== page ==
Wild dogs and sheep don’t mix – that’s something we can all agree on.
Far too many sheep and cattle producers have had the misfortune to witness firsthand the trail of devastation caused by wild dogs left to roam free.
Calves, sheep, goats, and native animals – not eaten whole, but played with and left with horrific injuries. Euthanasia the only choice to avoid a slow and incredibly painful death.
These are sickening sights, but, fortunately, thanks to the roll out of subsidised cluster fencing, these scenes are now less frequent.
Another weapon in the war against the dogs – one just as powerful and important – is the ‘good neighbour’ programs that operate in parts of Queensland to help ensure the responsibility and cost for pest animal management is shared across the community – with everyone required to play their part.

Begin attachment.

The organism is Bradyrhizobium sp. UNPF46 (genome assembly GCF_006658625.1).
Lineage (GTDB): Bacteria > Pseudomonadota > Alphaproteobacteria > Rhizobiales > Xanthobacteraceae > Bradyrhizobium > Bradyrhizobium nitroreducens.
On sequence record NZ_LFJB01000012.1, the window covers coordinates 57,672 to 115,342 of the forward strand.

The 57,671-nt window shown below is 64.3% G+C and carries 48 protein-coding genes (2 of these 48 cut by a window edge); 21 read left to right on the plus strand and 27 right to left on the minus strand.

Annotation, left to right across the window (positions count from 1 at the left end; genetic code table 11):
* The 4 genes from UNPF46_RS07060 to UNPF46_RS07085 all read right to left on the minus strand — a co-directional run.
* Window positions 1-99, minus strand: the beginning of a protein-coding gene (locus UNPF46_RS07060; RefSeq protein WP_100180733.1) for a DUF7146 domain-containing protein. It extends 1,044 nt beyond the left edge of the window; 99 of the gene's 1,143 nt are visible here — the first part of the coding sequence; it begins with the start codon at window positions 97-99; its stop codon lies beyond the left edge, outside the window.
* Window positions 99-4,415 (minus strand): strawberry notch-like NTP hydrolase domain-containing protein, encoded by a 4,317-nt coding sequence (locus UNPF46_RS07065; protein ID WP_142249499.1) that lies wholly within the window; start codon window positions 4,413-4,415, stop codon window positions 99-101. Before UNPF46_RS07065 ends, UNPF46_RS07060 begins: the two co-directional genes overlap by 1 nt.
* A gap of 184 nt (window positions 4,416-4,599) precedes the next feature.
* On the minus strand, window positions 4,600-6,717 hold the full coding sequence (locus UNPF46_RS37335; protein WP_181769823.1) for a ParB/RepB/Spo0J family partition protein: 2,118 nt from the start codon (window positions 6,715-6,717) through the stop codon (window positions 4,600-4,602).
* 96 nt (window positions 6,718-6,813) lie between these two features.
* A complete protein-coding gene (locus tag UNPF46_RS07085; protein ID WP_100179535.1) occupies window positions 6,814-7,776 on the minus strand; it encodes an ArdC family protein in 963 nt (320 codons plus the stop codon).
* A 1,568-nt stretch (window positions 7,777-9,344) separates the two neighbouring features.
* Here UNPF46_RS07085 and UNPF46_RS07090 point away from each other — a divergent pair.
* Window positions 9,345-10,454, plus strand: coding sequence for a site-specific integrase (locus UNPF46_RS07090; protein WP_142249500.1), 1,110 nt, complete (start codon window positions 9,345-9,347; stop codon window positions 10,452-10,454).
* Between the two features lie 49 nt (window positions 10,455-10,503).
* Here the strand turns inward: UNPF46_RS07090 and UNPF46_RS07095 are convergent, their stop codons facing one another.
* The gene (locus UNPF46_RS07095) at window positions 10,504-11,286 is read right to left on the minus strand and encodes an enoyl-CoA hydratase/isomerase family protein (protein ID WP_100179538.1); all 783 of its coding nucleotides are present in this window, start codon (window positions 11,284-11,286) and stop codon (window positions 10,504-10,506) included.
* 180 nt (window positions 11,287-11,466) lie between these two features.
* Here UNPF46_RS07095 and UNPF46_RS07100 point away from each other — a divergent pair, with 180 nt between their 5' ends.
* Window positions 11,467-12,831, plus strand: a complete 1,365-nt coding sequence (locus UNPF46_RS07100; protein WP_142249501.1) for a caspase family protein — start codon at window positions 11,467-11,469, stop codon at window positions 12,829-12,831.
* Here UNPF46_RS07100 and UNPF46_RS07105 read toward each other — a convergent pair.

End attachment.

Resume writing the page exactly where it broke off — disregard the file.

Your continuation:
The benefits of this ‘nil tenure’ approach are clear: they address a problem shared by many of us, easing stress levels for producers and reducing the impacts on the land, livestock, and native animals from wild dogs and other pests.
Of course there’s a legal requirement to do your bit too, under the Queensland Biosecurity Act (2014).
And don’t be fooled into thinking that because you produce cattle you’re immune to the potential menace of wild dogs either.
As Middlemount cattle producer and AgForce Board Director John Baker recently told me, “When wild dog numbers build up, they begin to hunt in packs and will pull down and maim half grown cattle and eat large numbers of calves – which comes at a substantial financial and emotional cost.”
That’s why AgForce is imploring ALL producers to take the ‘good neighbour’ programs seriously – from paper to paddock – to protect our landscapes and our livestock from wild dog predation.
The announcement last week by State Minister for Agriculture Mark Furner that 46 local governments will soon receive $370,000 in funding over three years to buy 1080 solution, used in the baiting of feral pests, is welcome news, and it helps.
But with the State Government 1080 supply all but depleted, it’s vital that councils work closely with their producer-led Wild Dog Advisory Committees to ensure continued success of current wild dog control programs.